The question whether there should be a system of rotation of statutory auditors introduced to avoid repetition of Satyam episode has been raised in some quarters. In the past, the Government had tried to introduce this system by proposing amendments in the Companies Act on two occasions. However, these amendments could not be implemented as the Parliamentary Committees which examined these proposal rejected them in view of the strong protests from our members and the Institute. Investigations about the role of auditors in the Satyam episode are in progress. The reasons for the audit failure are not ascertained and, therefore, it would be premature to make this episode as illustrative. No definite conclusions can be drawn at this stage and it cannot be said that such episode will not be repeated if we introduce the system of rotation of statutory auditors through any legislation. It is reported that no developed country in the world has introduced this system.
Concept of rotation of statutory auditors
The question of rotation of auditors has been considered in the past. In 1972, it was proposed to add clause (1B) in Section 224 of the Companies Act by the Companies (Amendment) Bill, 1972. This clause sought to introduce the concept of ‘rotation of auditors’. This was proposed with a view to bringing out disassociation of auditors from groups of companies, so that they may not have any temptation to shield shortcomings of the management from shareholders. It was also stated that this would achieve a more equitable distribution of audit work among younger members of the profession.
There was lot of resistance from members when this proposal was sought to be introduced by amendment of the Companies Act. It was felt that such a proposal would put out of gear complete machinery in respect of audit of corporate sector by members of the accounting profession. It was also felt that this provision would not achieve the proposed objective. As a compromise, it was decided to represent to the Government that if ceiling on audits per member/partner is fixed, it would achieve the objective of wider dispersal of audit.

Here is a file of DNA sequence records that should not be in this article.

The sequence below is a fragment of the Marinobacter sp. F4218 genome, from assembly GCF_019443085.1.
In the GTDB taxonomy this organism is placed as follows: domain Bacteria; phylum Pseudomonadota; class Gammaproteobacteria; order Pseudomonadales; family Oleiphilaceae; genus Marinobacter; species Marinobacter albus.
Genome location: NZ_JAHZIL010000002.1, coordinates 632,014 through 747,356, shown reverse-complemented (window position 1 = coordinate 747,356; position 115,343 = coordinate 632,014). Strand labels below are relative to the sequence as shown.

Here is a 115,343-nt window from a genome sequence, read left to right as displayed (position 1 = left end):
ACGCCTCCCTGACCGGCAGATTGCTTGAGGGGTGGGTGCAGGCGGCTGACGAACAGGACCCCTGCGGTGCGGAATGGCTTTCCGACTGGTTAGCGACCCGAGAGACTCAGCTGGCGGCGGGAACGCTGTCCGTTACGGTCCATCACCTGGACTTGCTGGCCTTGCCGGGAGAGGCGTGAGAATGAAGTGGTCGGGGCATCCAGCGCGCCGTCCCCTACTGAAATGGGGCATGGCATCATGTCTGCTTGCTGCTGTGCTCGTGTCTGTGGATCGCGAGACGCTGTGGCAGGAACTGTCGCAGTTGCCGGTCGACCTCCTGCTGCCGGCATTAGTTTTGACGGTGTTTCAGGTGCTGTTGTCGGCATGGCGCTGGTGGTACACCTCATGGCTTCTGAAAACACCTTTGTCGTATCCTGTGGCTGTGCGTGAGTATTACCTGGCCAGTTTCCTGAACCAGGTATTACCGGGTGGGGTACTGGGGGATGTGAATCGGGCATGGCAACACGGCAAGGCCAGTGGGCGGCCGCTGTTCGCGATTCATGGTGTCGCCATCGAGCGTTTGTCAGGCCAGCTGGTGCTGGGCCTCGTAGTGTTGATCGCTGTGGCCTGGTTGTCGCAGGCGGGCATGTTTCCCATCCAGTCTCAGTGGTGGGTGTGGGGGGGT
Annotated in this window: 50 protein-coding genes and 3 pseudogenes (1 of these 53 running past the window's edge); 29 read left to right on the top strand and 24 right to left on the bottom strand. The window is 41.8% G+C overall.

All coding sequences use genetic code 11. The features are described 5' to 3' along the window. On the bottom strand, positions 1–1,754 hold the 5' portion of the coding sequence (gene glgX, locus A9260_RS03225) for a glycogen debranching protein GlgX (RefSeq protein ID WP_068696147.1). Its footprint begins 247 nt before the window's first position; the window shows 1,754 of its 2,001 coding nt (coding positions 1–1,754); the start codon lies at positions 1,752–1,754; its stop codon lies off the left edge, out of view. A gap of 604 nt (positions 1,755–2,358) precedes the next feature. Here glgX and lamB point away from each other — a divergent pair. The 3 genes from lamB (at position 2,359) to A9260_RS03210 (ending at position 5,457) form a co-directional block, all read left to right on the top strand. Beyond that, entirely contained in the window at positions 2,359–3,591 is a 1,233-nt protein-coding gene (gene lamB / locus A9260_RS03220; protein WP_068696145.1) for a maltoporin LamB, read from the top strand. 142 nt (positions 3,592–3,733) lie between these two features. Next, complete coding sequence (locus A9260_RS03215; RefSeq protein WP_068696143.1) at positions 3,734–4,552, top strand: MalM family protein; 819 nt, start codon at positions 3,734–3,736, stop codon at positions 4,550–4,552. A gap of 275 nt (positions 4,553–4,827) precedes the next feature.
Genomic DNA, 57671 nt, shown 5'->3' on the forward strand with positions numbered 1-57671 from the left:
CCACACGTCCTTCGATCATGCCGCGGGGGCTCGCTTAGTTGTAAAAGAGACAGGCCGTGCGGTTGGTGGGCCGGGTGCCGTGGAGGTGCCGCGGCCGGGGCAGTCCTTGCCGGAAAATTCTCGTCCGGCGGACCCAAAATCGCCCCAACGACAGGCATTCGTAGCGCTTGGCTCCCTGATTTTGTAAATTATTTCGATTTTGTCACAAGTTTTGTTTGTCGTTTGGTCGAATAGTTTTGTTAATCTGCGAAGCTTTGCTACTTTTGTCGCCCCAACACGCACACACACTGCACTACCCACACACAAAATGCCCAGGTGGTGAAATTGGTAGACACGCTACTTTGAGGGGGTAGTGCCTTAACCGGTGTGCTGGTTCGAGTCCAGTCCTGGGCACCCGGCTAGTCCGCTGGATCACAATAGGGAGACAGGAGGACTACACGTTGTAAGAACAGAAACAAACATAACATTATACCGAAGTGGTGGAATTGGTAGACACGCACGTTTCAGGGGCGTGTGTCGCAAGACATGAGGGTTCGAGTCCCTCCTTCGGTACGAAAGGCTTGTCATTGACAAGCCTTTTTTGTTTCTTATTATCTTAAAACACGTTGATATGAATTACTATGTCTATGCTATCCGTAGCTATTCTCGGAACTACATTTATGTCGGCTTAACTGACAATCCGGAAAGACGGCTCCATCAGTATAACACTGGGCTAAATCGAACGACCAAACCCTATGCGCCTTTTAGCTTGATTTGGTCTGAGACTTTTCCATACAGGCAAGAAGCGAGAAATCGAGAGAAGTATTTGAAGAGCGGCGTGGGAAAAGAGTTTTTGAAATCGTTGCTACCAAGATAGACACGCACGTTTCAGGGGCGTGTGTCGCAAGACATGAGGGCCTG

The Joint Committee of Parliament appreciated the submissions made by the Institute. The Joint Committee took the view that a ceiling on audits would sufficiently serve to break the evil of continued association of auditors with groups of companies. It was decided to fix the ceiling at 20 as such groups generally consisted of more than 20 companies. It was also decided that out of these 20 companies, not more than ten companies should be having paid-up share capital of Rs.25 lacs or more. In the case of a firm of auditors the ceiling applied was on the basis of each partner in whole-time practice. On the above basis, the Companies (Amendment) Act, 1974, amended Section 224 of the Companies Act to provide for ceiling on company audits on the above basis.